Villagers in central India didn’t think much of their coinage when they compared them with the British ones I showed them. Whereas the British coins were ‘heavy’ (bhari) and ‘shiny’ (chamakdar), and were thus considered to contain silver and even gold, Indian coins were ‘light’ (halki) with no silver content whatsoever. This prompted villagers to reflect on what this might mean and why there might be a difference. Indian currency wasn’t proper money at all; that Indian coins lacked any silver content and were ‘light’ demonstrated that it was ‘fake’ (nakli paise). It also explained India’s poverty: ‘It’s because our coins don’t have any silver in them that we are poor’, one man said. British currency is real money (asli paise) because it contains gold and silver (evidenced by its weight and lustre) and therefore makes British people richer than Indians.
Indian money had not always been like this. In the past, villagers told me, money was not ‘light’ or second-rate; in fact, it used to be made of silver. It was right that the British money I showed them was ‘heavy’ and valuable because it was in the time of the British (angrez ke zemana) that Indians had silver coins. Like my coins, those coins also bore the head of a queen. This seemed right too. ‘But the queen you’re talking about was probably Victoria, and the one on my coins is Elizabeth, one of her descendants’, I said.
According to them, their ancestors used to have lots of silver coins like the one depicted. Women used to wear strings of them as necklaces and men carried them around in little pouches. To get to market, men undertook long journeys through the forest. Weighed down by their coins, older men tired quickly and buried them in the forest, digging them up on their return home. But sometimes, being old men, they forgot the spot and were unable to retrieve them. So, I was told, there are hoards of silver coins throughout the forest waiting to be found. Most are still in the same locations. But some have the ability to move. If there is a bit of gold among the silver coins, they come alive and roam the forest. These silver coins with life (jiv) have great power and are much sought after by local people. By engaging the services of a sorcerer, they can with difficulty, be tracked down. If one captures the living silver coins and places them in one’s house, one is assured of wealth forever.
Silver coins with jiv roam the forest but they occasionally come into the village and appear to people in dreams. One man told of such an encounter:
‘In the dream, I was standing on the road outside my house. I don’t know what I was doing there, but it was night. I saw a procession of pots coming towards me, rolling on the ground. I don’t know how many there were, maybe four or five. They all had lids. The first pot stopped beside me and told me to look inside. I was quite scared but I looked all the same. I couldn’t see anything; it was too dark, too black. I told this to the first pot who then asked me to put my hand inside to feel what was there. Now I was really scared and I refused to do it. I thought they must be ghosts (bhut-pret) or witchcraft (jadu-tonha) and I really just wanted them to go away. The pot said that if I felt inside I would be rich forever. I didn’t want to have anything to do with it. I told the pots to leave. Before they left, they lifted up their lids and I saw silver coins inside. I wish I had reached inside. If only I had known. I could have had all those silver coins. I was just too scared.’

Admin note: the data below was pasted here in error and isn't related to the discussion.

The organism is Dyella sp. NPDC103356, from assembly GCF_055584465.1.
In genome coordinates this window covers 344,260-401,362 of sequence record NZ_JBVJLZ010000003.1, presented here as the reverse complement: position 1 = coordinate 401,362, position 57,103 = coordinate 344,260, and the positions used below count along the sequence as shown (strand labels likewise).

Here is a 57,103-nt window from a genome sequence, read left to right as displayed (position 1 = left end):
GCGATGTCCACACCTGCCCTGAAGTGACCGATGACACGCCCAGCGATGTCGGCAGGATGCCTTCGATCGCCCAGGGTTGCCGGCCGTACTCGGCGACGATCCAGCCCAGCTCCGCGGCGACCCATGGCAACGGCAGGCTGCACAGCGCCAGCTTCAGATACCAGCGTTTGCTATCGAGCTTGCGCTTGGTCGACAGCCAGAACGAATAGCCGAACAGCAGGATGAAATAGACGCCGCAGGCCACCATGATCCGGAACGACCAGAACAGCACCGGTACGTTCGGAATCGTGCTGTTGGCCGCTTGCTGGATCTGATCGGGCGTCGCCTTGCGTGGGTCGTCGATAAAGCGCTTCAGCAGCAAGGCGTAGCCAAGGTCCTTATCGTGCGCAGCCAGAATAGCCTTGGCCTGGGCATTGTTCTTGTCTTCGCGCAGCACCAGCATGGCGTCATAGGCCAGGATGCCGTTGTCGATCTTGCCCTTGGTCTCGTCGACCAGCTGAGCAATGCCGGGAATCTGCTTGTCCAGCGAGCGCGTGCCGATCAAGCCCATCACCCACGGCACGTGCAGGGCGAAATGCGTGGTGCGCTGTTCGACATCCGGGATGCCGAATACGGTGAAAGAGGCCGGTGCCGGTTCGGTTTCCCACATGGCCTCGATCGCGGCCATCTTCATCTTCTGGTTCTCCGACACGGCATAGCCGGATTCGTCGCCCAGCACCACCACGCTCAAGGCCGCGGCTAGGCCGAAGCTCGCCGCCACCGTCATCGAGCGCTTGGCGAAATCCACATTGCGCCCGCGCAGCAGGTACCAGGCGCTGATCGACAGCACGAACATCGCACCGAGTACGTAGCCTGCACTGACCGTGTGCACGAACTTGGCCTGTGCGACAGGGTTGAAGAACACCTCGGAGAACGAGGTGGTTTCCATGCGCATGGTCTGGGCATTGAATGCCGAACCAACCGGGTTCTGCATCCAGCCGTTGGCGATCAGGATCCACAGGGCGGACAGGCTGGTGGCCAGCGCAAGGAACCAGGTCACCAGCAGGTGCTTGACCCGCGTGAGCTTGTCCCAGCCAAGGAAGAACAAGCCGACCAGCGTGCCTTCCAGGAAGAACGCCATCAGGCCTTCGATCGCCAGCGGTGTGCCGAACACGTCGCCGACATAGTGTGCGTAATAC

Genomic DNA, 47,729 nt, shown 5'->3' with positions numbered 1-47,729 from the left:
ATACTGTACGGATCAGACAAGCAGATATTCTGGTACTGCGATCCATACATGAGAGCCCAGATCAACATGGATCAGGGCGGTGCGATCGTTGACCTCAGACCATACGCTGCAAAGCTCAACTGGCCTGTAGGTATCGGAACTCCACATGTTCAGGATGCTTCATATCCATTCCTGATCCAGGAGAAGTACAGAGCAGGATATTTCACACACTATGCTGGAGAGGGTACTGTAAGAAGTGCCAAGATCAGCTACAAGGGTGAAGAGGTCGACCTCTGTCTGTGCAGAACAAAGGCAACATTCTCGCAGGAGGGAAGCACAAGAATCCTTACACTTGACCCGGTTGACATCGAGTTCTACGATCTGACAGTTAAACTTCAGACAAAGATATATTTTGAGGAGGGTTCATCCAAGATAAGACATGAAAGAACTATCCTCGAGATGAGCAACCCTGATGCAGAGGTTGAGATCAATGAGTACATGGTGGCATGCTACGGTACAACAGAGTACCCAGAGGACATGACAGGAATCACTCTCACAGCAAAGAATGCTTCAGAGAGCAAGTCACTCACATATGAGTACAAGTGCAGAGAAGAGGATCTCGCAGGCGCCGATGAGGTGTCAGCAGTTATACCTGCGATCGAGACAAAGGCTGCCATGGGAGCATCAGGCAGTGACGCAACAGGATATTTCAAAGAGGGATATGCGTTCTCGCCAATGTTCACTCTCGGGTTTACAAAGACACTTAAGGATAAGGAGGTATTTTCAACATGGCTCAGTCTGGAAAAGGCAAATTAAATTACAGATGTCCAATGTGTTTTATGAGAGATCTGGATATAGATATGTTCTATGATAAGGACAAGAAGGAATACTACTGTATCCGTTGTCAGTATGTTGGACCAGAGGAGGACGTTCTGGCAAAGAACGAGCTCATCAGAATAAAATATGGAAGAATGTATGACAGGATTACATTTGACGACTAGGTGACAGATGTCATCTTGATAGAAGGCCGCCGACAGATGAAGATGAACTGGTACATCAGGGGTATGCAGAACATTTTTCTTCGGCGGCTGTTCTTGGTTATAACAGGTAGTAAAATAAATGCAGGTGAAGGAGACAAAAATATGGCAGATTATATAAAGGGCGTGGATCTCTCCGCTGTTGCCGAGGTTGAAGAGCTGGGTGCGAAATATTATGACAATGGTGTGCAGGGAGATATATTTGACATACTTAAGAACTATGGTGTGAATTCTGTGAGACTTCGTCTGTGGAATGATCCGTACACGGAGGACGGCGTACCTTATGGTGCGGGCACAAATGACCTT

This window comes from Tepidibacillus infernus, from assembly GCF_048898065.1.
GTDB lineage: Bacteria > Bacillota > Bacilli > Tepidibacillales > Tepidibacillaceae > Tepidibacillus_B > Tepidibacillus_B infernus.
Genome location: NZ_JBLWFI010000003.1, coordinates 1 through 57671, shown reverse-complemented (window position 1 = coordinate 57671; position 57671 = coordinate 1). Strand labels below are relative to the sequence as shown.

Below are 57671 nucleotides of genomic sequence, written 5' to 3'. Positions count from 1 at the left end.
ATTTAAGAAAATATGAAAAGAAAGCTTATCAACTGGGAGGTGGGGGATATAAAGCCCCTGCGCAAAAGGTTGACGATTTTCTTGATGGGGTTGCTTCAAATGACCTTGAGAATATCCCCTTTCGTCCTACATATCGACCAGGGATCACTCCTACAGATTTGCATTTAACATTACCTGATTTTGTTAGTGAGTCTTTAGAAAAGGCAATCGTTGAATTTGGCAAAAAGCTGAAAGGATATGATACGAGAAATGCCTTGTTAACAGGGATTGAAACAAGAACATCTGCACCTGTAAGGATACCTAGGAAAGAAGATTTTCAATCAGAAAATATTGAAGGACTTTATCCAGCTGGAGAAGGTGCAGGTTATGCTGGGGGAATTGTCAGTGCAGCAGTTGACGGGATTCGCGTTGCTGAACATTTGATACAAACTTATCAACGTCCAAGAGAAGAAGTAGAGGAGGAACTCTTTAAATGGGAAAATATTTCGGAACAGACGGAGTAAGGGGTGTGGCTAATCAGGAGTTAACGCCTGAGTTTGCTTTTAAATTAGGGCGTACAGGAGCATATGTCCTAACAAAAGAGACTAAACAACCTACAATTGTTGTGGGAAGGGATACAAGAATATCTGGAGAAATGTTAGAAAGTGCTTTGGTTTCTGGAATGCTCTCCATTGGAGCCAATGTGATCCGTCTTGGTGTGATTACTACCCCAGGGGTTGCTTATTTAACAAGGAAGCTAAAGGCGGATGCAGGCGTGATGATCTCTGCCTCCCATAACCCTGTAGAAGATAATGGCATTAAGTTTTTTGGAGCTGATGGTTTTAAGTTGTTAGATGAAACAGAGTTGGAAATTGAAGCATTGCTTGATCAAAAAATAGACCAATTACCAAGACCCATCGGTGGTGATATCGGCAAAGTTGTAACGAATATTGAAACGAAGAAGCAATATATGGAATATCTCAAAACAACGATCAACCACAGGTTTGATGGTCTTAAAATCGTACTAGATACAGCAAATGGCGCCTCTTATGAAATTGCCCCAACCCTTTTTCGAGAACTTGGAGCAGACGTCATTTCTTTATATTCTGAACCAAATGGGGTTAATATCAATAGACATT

This man was apprehensive about accepting the silver coins because he equated them with ghosts. Ghosts behave in much the same way as these silver coins with jiv. One comes across them most often in the forest or at crossing points but occasionally they too venture into settlements, taking on the guise of a traveller seeking shelter for the night. Accepting a ghost into one’s home is fraught with opportunity and danger: in return for a home, it does one’s bidding and increases one’s wealth by stealing grain and gold from one’s neighbours. But it will eventually turn on its host, consuming him and his household.
Ordinary colonial-era silver coins without jiv are also much in demand, particularly among gamblers who play satta. Satta is a numbers game and to win money you have to correctly guess one or more of the numbers that are released daily by the ‘satta-kings’ who run the racket from Mumbai. Gamblers use colonial silver coins to divine the numbers that will appear and upon which they will place a bet. Coins bearing a family resemblance to the silver coins are also sought after. What they look and feel like is absolutely crucial to their power. And this is why a seasoned gambler from a neighbouring village, having heard of the present-day British coins that I had brought with me, came to my door asking to borrow one. He passed over the ten and twenty pence pieces (too light) and the fifty pence coin (odd shape) that I showed him. He liked the heaviness of the £1 coin but it was the £2 coin that really caught his eye. The British £2 coin is a token type of coin with a silver coloured centre and a gold coloured edge and rim. It was the unusual combination of the gold and silver colour present in a single coin that attracted this gambler as well as the similarity of the coin in size and lustre to colonial silver rupees. Although I insisted that I didn’t think there was any silver in it and that it was Elizabeth and not Victoria who had minted it, he took it away nevertheless.